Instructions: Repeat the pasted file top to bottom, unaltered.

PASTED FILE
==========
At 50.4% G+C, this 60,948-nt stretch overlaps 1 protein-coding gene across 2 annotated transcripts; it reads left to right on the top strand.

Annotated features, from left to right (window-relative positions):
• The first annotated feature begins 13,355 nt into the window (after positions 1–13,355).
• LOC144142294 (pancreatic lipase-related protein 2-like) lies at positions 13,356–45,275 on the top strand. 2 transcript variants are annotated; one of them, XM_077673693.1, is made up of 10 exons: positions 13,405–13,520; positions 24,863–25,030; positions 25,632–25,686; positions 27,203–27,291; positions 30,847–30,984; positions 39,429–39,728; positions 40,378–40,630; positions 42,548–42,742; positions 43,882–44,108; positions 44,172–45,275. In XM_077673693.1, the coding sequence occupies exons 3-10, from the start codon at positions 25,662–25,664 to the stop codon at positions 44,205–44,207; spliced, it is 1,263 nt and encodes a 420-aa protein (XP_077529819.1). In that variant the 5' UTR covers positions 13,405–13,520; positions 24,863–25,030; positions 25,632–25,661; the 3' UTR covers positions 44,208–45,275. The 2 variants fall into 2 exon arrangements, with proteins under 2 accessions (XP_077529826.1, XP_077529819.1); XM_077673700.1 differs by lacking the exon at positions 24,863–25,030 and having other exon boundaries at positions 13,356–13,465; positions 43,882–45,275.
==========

At 50.4% G+C, this 60,948-nt stretch overlaps 1 protein-coding gene across 2 annotated transcripts; it reads left to right on the top strand.

Annotated features, from left to right (window-relative positions):
• The first annotated feature begins 13,355 nt into the window (after positions 1–13,355).
• LOC144142294 (pancreatic lipase-related protein 2-like) lies at positions 13,356–45,275 on the top strand. 2 transcript variants are annotated; one of them, XM_077673693.1, is made up of 10 exons: positions 13,405–13,520; positions 24,863–25,030; positions 25,632–25,686; positions 27,203–27,291; positions 30,847–30,984; positions 39,429–39,728; positions 40,378–40,630; positions 42,548–42,742; positions 43,882–44,108; positions 44,172–45,275. In XM_077673693.1, the coding sequence occupies exons 3-10, from the start codon at positions 25,662–25,664 to the stop codon at positions 44,205–44,207; spliced, it is 1,263 nt and encodes a 420-aa protein (XP_077529819.1). In that variant the 5' UTR covers positions 13,405–13,520; positions 24,863–25,030; positions 25,632–25,661; the 3' UTR covers positions 44,208–45,275. The 2 variants fall into 2 exon arrangements, with proteins under 2 accessions (XP_077529826.1, XP_077529819.1); XM_077673700.1 differs by lacking the exon at positions 24,863–25,030 and having other exon boundaries at positions 13,356–13,465; positions 43,882–45,275.